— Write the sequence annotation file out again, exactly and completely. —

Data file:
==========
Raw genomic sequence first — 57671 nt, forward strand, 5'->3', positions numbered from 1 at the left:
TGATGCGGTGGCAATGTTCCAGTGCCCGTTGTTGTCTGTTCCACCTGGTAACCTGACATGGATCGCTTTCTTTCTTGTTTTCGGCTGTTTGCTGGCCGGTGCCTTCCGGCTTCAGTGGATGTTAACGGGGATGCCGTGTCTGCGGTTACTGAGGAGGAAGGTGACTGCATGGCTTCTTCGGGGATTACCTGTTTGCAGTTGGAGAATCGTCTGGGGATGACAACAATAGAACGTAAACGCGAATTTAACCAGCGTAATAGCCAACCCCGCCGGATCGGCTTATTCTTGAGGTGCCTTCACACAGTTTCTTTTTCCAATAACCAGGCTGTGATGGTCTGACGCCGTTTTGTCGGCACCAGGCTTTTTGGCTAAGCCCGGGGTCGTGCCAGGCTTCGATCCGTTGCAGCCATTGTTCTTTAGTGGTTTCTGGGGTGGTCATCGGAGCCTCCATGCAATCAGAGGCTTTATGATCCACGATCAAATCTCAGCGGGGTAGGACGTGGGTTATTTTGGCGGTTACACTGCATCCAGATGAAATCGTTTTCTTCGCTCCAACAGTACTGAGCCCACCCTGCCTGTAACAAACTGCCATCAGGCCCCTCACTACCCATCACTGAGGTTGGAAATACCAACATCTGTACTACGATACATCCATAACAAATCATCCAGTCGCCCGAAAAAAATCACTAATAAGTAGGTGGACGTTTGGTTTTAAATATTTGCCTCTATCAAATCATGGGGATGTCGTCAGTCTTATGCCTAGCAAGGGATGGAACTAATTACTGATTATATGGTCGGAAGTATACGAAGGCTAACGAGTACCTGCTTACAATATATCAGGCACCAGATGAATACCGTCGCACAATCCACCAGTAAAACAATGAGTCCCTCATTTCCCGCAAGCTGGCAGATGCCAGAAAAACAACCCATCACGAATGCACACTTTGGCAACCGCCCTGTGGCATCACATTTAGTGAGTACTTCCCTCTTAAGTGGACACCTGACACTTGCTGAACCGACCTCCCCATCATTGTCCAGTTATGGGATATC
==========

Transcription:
Raw genomic sequence first — 57671 nt, forward strand, 5'->3', positions numbered from 1 at the left:
TGATGCGGTGGCAATGTTCCAGTGCCCGTTGTTGTCTGTTCCACCTGGTAACCTGACATGGATCGCTTTCTTTCTTGTTTTCGGCTGTTTGCTGGCCGGTGCCTTCCGGCTTCAGTGGATGTTAACGGGGATGCCGTGTCTGCGGTTACTGAGGAGGAAGGTGACTGCATGGCTTCTTCGGGGATTACCTGTTTGCAGTTGGAGAATCGTCTGGGGATGACAACAATAGAACGTAAACGCGAATTTAACCAGCGTAATAGCCAACCCCGCCGGATCGGCTTATTCTTGAGGTGCCTTCACACAGTTTCTTTTTCCAATAACCAGGCTGTGATGGTCTGACGCCGTTTTGTCGGCACCAGGCTTTTTGGCTAAGCCCGGGGTCGTGCCAGGCTTCGATCCGTTGCAGCCATTGTTCTTTAGTGGTTTCTGGGGTGGTCATCGGAGCCTCCATGCAATCAGAGGCTTTATGATCCACGATCAAATCTCAGCGGGGTAGGACGTGGGTTATTTTGGCGGTTACACTGCATCCAGATGAAATCGTTTTCTTCGCTCCAACAGTACTGAGCCCACCCTGCCTGTAACAAACTGCCATCAGGCCCCTCACTACCCATCACTGAGGTTGGAAATACCAACATCTGTACTACGATACATCCATAACAAATCATCCAGTCGCCCGAAAAAAATCACTAATAAGTAGGTGGACGTTTGGTTTTAAATATTTGCCTCTATCAAATCATGGGGATGTCGTCAGTCTTATGCCTAGCAAGGGATGGAACTAATTACTGATTATATGGTCGGAAGTATACGAAGGCTAACGAGTACCTGCTTACAATATATCAGGCACCAGATGAATACCGTCGCACAATCCACCAGTAAAACAATGAGTCCCTCATTTCCCGCAAGCTGGCAGATGCCAGAAAAACAACCCATCACGAATGCACACTTTGGCAACCGCCCTGTGGCATCACATTTAGTGAGTACTTCCCTCTTAAGTGGACACCTGACACTTGCTGAACCGACCTCCCCATCATTGTCCAGTTATGGGATATC